“The” Milnor Fibration: some proof

As it turns out, the Milnor fibration I talked about last time, i.e., the normalized map

f/|f| : S_\epsilon - V(f) \cap S_\epsilon \to S^1

is diffeomorphic to a much “nicer” fibration:

f: B_\epsilon \cap f^{-1}(\partial D_\eta) \to \partial D_\eta

where $\partial latex D_\eta$ is the boundary of  disk about the origin in \mathbb{C} of radius \eta.  And, this is a (smooth) locally trivial fibration for sufficiently small \epsilon, \eta.  Intuitively, I think this one makes more sense.  You can picture the total space as an open “tubular neighborhood” of the fiber V(f) = f^{-1}(0) inside the closed ball B_\epsilon about the origin.

The proof is basically just an application of

Ehresmann’s Theorem

Let f: M \to N be a smooth map between the smooth manifolds M and N. Then, if f is a proper submersion, it is a smooth locally trivial fibration over N.

In addition, if Q \subseteq M is a closed submanifold such that the restriction f|_Q is still a submersion, then f|_Q is a smooth locally trivial fibration that is compatible with f.

Usually, one takes the closed submanifold Q to be \partial M, in the case where M is a smooth manifold with boundary.

Proof(of the Milnor fibration, isolated critical point)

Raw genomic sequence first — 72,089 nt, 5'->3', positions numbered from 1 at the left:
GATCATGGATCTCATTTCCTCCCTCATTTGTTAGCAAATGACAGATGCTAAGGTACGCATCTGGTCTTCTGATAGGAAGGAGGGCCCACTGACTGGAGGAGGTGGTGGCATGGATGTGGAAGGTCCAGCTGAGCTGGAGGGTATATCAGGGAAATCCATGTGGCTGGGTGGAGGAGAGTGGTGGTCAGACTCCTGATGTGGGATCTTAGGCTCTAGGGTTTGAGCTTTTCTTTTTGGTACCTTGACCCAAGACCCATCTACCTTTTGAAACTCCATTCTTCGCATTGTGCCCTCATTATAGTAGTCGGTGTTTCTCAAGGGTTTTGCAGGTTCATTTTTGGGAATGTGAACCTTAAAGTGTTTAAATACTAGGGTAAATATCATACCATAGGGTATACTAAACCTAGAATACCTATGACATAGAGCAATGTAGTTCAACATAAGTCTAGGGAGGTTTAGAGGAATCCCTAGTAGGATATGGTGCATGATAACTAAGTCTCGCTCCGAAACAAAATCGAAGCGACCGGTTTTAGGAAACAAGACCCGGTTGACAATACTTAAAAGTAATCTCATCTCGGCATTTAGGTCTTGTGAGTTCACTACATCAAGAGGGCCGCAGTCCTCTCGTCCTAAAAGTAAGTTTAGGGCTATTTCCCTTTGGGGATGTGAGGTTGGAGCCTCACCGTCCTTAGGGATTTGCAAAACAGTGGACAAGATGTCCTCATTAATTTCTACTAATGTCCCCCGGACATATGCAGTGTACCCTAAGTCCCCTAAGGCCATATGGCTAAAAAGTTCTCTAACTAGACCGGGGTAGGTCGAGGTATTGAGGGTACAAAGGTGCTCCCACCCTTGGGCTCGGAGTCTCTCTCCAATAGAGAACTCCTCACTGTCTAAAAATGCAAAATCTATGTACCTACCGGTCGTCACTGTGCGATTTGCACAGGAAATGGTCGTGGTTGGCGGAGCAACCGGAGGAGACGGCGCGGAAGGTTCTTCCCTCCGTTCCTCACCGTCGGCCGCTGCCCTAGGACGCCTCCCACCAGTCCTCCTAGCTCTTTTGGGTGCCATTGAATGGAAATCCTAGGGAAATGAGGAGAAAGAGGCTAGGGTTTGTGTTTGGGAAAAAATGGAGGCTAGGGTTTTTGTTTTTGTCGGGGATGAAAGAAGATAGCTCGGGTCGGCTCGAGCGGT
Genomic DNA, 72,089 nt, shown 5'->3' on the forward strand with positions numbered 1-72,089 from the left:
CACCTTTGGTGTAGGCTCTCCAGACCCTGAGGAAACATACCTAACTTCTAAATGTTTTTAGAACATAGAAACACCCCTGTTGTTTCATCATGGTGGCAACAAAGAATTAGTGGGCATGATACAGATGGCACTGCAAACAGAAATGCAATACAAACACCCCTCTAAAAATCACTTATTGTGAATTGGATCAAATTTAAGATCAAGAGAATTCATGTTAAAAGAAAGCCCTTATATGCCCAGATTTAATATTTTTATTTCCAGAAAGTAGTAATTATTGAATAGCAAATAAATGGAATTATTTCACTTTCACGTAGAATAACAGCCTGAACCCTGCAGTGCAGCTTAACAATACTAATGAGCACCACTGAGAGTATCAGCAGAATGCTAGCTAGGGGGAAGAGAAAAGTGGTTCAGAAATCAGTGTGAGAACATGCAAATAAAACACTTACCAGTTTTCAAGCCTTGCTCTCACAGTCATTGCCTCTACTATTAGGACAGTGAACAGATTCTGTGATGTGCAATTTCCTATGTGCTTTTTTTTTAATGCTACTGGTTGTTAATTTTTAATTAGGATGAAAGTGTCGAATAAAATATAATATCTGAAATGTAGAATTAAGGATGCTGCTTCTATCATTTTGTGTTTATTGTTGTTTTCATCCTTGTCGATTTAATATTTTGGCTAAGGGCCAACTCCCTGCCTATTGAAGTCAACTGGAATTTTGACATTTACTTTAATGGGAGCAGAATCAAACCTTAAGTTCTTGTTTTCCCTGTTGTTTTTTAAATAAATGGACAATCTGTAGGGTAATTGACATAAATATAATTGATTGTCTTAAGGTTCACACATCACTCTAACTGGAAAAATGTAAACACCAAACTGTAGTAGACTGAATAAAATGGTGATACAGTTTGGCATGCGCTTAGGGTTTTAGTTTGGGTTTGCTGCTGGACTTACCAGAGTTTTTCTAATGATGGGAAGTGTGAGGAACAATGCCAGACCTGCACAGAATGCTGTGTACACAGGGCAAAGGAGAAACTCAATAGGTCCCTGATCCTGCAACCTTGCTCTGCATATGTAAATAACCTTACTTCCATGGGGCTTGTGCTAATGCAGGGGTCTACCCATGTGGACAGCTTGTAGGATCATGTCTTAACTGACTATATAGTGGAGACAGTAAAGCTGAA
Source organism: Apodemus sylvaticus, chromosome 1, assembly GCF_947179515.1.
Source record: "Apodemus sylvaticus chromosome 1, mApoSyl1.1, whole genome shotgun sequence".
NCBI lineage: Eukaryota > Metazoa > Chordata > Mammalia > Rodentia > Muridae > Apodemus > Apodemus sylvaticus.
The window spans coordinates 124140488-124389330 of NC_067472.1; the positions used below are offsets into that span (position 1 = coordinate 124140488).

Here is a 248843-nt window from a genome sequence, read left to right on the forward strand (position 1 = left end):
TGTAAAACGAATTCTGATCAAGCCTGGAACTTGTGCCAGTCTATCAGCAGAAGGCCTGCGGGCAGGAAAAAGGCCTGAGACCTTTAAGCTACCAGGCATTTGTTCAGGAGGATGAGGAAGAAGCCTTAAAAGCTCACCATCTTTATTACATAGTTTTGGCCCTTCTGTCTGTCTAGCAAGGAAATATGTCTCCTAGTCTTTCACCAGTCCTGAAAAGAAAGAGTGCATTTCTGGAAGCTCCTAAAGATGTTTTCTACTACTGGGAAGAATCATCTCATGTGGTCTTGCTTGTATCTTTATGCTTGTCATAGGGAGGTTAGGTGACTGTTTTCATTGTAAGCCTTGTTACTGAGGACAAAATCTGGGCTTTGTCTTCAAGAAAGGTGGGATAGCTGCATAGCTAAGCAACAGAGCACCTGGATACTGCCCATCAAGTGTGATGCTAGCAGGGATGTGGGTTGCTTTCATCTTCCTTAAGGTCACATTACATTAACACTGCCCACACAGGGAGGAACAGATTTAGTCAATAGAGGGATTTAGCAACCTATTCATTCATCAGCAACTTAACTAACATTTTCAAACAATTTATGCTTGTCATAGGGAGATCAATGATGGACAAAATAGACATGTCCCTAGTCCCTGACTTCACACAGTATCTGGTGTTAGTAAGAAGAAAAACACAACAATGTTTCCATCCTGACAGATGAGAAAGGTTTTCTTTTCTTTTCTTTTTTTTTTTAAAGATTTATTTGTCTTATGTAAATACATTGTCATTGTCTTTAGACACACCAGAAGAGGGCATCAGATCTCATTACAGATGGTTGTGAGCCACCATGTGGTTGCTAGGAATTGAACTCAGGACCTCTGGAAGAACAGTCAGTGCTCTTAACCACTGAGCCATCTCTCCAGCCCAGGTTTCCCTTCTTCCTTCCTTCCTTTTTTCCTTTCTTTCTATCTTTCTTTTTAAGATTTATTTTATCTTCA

Not too hard.  First, we need to pick epsilon.  Choose \epsilon small so that V(f) transversely intersects S_\varepsilon, and such that \overset{\circ}{B}_\epsilon \cap \Sigma f \subseteq V(f).  Now, delta.

For all choices of \delta > 0, the restricted map

f: B_\epsilon \cap f^{-1}(\overset{\circ}{\mathbb{D}}_\delta^*) \to \overset{\circ}{\mathbb{D}}_\delta^*

is proper, via a quick application of the Heine-Borel theorem.  The rest of the proof is just Ehresmann’s theorem.

By our choice of \epsilon, f has no critical points on the interior B_\epsilon^\circ \cap f^{-1}(\overset{\circ}{\mathbb{D}}_\delta^*).  Therefore, any critical that occur must be on the “bounding sphere”, S_\epsilon \cap f^{-1}(\overset{\circ}{\mathbb{D}}_\delta^*).  So, we consider the critical points of the function f|_{S_\epsilon}.

BUT, by our choice of \epsilon, V(f) transversely intersects S_\epsilon, and, by “stability” of transversality, there is an open neighborhood of the origin in \mathbb{C} consisting entirely of regular values of f|_{S_\epsilon}.  WLOG, we can suppose this neighborhood is of the form \overset{\circ}{\mathbb{D}}_\delta for some \delta > 0.  Throw away the origin, and the claim follows by Ehresmann’s theorem.



Author: brianhepler

I'm a second-year math postdoc at the University of Wisconsin-Madison, and I think math is pretty neat. Especially the more abstract stuff. It's really hard to communicate that love with the general population, but I'm going to do my best.

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